Police raid church compound of Yoo Byung-eun, wanted in South Korea ferry disaster

(Credit: WIKIMEDIA COMMONS / Piotrus)Memorial for the victims of the sinking of the MV Sewol 47 which happened in South Korea on April 16, 2014

Police on Wednesday raided the compound of a religious group connected to fugitive billionaire Yoo Byung-eun, wanted in the South Korea Sewol ferry disaster which cost the lives of 292 people, many of them young students.

Reports by the BBC say the police, numbering around 6,000, raided the sprawling compound in Anseong, South Korea, believed to be hiding Yoo, 73, and evidence about his activities.

The compound is owned and run by a Christian group called the Evangelical Baptist Church, founded by Yoo's father and widely regarded by critics as a cult, according to reporting by CBS.

Earlier in the week, South Korean President Park Geun-Hye had urged police and prosecutors to increase efforts in the search for Yoo.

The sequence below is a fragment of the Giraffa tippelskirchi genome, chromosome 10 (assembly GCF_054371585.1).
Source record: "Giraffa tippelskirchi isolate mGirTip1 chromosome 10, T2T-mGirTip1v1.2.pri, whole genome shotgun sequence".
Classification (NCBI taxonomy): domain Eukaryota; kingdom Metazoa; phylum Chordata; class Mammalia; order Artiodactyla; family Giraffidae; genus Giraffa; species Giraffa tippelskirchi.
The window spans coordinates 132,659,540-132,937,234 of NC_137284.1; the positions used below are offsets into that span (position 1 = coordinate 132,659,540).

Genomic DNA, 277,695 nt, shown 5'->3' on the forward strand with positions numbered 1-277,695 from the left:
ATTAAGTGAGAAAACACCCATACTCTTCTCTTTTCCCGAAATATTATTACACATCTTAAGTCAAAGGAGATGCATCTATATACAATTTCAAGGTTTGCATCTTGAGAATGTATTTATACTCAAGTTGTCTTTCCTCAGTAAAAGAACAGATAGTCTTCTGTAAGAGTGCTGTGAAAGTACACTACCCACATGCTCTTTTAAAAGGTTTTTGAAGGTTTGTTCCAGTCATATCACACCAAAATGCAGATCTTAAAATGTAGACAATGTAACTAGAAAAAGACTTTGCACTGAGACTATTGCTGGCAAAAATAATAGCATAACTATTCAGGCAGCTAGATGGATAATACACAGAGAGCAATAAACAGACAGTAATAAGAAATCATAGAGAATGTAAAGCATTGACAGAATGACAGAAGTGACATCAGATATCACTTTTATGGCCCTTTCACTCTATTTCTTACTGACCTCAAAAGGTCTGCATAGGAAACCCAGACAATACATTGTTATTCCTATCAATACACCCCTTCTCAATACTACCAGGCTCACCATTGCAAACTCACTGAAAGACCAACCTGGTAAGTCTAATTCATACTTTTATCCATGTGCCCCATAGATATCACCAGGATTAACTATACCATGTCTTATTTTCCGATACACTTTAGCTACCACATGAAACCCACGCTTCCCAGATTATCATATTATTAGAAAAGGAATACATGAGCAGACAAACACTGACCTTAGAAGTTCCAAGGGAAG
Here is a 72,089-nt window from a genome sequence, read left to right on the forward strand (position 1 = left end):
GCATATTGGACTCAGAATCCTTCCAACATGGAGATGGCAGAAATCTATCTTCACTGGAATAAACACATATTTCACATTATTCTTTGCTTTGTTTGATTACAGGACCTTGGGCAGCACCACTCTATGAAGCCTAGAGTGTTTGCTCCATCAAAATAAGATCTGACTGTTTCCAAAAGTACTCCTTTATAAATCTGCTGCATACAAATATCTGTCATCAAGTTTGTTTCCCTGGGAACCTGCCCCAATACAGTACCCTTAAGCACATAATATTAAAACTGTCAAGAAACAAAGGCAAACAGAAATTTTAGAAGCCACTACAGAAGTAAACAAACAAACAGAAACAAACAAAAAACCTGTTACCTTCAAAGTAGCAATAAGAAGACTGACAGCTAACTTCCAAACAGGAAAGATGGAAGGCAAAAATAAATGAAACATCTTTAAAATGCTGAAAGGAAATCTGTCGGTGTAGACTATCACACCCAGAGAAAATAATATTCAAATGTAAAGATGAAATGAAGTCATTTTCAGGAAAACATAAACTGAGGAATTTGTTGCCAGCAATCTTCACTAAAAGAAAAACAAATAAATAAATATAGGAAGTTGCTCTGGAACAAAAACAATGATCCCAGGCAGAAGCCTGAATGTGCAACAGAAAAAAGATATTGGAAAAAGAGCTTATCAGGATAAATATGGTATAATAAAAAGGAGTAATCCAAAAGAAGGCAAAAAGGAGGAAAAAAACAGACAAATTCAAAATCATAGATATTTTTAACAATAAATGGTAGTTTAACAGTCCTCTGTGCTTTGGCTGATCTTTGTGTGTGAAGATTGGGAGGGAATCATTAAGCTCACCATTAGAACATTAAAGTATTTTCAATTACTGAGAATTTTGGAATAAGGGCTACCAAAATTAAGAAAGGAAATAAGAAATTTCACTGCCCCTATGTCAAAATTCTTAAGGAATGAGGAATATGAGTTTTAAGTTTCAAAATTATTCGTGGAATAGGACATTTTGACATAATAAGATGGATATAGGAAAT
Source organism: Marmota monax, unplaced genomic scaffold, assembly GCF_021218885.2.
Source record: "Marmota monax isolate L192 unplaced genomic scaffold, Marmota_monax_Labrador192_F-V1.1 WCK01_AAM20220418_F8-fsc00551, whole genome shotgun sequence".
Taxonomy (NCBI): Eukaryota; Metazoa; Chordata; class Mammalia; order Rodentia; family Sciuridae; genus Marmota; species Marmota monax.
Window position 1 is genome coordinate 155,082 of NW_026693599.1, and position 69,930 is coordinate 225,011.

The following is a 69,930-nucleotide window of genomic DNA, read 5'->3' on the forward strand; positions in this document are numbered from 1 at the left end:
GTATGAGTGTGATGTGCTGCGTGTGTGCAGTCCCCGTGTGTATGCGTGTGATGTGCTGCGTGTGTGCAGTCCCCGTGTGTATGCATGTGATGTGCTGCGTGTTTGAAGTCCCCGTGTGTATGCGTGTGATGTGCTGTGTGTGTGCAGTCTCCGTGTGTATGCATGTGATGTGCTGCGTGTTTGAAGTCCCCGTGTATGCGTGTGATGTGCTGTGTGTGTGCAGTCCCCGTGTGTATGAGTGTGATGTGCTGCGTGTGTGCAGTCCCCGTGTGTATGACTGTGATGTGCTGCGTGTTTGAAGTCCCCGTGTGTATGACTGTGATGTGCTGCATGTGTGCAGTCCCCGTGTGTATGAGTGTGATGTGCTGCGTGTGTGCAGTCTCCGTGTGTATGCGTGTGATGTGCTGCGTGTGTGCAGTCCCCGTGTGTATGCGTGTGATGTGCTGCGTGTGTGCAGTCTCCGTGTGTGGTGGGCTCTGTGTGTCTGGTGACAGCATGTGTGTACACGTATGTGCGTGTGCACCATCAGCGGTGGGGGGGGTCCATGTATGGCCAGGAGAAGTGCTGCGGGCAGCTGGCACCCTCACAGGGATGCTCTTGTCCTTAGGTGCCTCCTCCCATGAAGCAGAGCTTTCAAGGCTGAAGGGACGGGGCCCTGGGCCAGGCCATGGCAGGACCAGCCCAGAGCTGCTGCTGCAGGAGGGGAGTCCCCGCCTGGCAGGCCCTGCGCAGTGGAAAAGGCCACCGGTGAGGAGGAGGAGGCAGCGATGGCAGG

It is still unclear if the reclusive billionaire was found at the compound, but several church members were detained after being accused of providing Yoo shelter or helping him escape.

Most experts believe Yoo is still in hiding in South Korea, after one of his associates made a failed attempt to seek asylum at an embassy in Seoul on his behalf.

On May 27, Yoo's daughter, Yoo Som-Na, was arrested in Paris, France, after an Interpol Red Notice, against her and a brother.

The daughter, 47, is held on embezzlement charges, and according to Yonhap News Agency is expected to be extradited to South Korea. On Wednesday, a French court rejected the daughter's request for bail.

The two children are believed to be involved in or controlling Chonghaejin Marine Co., the company that owned and operated the capsized ferry.

On Tuesday, 15 crew members from the Sewol ferry disaster went to trial. The ferry captain, Lee Joon-seok, 69, and three others face the most serious charges of "homicide through wilful negligence."

In 1987 Yoo's church was suspected of involvement in a suicide pact that left 32 dead in a factory attic near Seoul, after financial transactions from one of the dead showed funds had been funneled to him.

Due to lack of evidence the charges against Yoo and the church were dropped, but Yoo later spent four years in prison convicted on a separate fraud charge.

The reward for information leading to Yoo's arrest has been raised by South Korean authorities to close to $500,000, or 500 million Korean Won.

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